It’s Saturday night and with a toss-up on TV between The Voice (caterwauling amateurs bid for pop stardom) and Splash (D-list celebs in Speedos compete on the high-dive) I am in need of some reassurance about the future of the human race.
Fortunately I have found it in a letter published in today’s Daily Telegraph.
The painting featured above is called Moonlight: A Study at Millbank by J M W Turner, currently on display at the Tate in London. Note the full moon and the prominent star above it. According to Telegraph reader Mark Edwards, the star is actually the planet Jupiter – and its position in the night sky is of crucial importance to understanding the provenance of the painting.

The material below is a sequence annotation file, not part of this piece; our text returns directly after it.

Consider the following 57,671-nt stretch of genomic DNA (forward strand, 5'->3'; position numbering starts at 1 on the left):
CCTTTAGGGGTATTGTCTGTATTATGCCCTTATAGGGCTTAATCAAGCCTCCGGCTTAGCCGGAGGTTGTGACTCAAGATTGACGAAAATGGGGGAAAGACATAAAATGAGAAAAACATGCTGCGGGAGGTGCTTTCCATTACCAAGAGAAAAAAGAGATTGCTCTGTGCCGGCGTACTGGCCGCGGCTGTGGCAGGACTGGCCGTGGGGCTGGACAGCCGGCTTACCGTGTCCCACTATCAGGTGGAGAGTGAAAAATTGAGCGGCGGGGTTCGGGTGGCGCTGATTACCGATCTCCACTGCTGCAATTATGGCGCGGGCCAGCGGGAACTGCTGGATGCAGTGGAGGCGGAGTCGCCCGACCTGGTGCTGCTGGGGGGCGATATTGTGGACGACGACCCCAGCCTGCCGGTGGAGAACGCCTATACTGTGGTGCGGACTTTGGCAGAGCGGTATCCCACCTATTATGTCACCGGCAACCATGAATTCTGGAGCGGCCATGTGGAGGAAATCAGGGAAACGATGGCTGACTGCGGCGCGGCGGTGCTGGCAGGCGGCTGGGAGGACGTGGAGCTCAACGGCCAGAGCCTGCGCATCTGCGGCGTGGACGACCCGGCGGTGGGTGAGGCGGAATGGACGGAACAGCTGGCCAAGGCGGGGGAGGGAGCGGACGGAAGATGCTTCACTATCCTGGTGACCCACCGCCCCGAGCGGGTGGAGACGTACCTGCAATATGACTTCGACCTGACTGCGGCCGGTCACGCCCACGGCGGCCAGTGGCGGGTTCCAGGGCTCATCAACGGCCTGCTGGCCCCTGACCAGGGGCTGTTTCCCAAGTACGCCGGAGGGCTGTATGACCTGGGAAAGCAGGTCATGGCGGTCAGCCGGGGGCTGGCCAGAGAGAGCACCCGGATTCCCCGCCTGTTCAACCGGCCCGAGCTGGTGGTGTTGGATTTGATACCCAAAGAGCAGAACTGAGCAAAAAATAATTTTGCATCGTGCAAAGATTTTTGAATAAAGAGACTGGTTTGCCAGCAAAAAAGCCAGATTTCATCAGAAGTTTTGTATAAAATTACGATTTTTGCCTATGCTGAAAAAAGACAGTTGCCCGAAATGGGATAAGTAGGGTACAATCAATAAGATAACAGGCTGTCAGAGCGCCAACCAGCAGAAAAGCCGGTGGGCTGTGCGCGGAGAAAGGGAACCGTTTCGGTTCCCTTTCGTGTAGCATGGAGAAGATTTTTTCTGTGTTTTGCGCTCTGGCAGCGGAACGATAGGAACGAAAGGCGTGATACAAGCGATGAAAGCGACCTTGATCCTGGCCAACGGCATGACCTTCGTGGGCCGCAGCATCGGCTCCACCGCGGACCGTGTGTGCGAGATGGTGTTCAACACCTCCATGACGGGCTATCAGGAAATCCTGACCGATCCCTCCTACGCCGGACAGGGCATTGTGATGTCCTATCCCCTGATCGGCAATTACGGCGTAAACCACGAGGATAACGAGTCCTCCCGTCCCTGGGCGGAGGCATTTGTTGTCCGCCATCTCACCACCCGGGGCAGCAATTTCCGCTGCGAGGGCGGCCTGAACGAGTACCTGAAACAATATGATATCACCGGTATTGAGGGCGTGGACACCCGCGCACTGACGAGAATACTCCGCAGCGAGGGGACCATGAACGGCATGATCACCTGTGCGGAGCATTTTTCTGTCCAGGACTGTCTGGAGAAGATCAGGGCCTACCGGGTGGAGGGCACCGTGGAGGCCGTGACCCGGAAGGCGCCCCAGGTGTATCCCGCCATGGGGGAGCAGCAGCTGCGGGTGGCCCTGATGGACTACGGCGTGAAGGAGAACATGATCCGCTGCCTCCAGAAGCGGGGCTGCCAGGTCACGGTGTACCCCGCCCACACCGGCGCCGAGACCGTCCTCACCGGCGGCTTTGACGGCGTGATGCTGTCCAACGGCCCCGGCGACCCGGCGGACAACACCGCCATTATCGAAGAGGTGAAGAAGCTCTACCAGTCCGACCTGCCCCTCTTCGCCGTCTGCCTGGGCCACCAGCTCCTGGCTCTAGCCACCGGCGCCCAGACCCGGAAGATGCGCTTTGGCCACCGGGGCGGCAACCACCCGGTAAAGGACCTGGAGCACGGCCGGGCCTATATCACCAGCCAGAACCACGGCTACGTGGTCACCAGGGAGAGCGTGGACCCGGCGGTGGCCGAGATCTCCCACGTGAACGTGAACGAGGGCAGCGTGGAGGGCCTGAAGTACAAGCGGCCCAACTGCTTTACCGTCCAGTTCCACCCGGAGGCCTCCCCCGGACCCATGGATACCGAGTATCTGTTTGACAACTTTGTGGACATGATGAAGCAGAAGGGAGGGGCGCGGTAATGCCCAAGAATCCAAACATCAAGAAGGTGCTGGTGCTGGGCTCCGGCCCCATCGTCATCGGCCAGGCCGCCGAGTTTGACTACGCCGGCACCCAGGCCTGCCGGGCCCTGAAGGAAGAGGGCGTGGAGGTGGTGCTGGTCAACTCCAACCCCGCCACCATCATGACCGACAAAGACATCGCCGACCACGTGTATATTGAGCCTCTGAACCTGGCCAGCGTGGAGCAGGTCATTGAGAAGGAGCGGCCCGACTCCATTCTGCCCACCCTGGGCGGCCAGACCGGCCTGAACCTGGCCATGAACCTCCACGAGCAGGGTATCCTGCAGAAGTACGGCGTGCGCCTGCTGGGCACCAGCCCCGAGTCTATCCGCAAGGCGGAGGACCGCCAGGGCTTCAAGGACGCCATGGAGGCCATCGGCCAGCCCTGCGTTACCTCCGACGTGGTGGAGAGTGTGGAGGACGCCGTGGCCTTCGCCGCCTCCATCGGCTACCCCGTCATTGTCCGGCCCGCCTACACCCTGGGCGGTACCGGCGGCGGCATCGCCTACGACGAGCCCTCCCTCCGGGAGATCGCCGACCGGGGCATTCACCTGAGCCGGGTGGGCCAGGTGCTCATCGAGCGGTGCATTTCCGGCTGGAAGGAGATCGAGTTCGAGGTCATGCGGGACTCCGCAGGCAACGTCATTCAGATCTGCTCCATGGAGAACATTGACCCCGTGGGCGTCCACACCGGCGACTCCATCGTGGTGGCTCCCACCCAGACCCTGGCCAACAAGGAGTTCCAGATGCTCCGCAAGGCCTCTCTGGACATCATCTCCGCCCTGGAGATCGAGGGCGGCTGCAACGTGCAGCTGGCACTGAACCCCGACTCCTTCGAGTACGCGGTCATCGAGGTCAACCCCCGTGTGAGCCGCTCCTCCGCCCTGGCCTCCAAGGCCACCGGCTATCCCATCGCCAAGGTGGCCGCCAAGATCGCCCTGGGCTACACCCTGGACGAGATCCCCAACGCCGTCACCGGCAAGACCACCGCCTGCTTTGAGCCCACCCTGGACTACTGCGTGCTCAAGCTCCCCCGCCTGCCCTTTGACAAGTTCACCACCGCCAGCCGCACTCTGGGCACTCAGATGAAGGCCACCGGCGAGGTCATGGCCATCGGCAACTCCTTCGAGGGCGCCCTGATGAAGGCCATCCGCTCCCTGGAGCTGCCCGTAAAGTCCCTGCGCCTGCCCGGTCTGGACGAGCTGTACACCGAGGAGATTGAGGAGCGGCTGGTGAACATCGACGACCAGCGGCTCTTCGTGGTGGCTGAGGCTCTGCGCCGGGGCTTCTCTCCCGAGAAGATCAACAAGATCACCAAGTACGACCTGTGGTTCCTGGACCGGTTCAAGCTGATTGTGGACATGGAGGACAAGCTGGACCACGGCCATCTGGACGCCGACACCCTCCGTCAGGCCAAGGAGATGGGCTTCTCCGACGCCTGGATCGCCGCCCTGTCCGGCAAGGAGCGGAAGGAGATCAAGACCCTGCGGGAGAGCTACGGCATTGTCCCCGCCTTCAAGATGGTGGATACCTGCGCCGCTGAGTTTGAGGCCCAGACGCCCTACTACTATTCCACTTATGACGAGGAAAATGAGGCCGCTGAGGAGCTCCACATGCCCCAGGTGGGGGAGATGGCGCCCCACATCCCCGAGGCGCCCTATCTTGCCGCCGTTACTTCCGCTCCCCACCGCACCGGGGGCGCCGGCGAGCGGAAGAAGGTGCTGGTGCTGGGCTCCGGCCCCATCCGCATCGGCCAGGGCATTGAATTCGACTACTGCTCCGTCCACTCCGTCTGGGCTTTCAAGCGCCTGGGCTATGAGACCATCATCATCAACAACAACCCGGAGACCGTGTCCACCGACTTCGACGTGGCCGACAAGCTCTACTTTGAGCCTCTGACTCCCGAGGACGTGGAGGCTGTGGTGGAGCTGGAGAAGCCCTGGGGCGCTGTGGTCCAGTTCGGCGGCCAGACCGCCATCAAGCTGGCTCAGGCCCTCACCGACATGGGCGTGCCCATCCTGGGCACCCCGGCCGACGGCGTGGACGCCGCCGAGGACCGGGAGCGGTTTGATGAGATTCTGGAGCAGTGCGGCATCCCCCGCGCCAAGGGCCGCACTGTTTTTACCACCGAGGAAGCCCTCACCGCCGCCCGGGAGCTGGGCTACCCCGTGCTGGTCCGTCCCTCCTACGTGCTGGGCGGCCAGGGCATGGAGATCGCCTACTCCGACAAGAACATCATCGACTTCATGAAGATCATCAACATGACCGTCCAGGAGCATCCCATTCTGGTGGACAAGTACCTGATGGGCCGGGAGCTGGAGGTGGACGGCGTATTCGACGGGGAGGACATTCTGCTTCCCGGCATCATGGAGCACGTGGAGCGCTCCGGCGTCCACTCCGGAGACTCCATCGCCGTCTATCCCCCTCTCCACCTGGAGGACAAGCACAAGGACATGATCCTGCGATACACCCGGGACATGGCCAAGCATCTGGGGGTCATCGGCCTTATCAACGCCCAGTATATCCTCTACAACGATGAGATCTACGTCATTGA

Mr Edwards, of Binley Woods, Warwickshire, writes: “[The position of moon and planet] has enabled me to determine that it was painted at 8.35pm GMT on August 19 1796, from a point nearly opposite to the present Battersea Power Station.”
I have no idea how Mr Edwards worked this out. I am not even sure that it is in the remotest way important. All I know is that his calculation fills me with great joy — and tonight, when I tuck my eight-year-old daughter into bed, I shall kiss her brow and confidently reassure her that, no matter how bad things might seem on TV, everything is going to be all right.
Thank you, Mr Edwards. And thank you Mr Turner.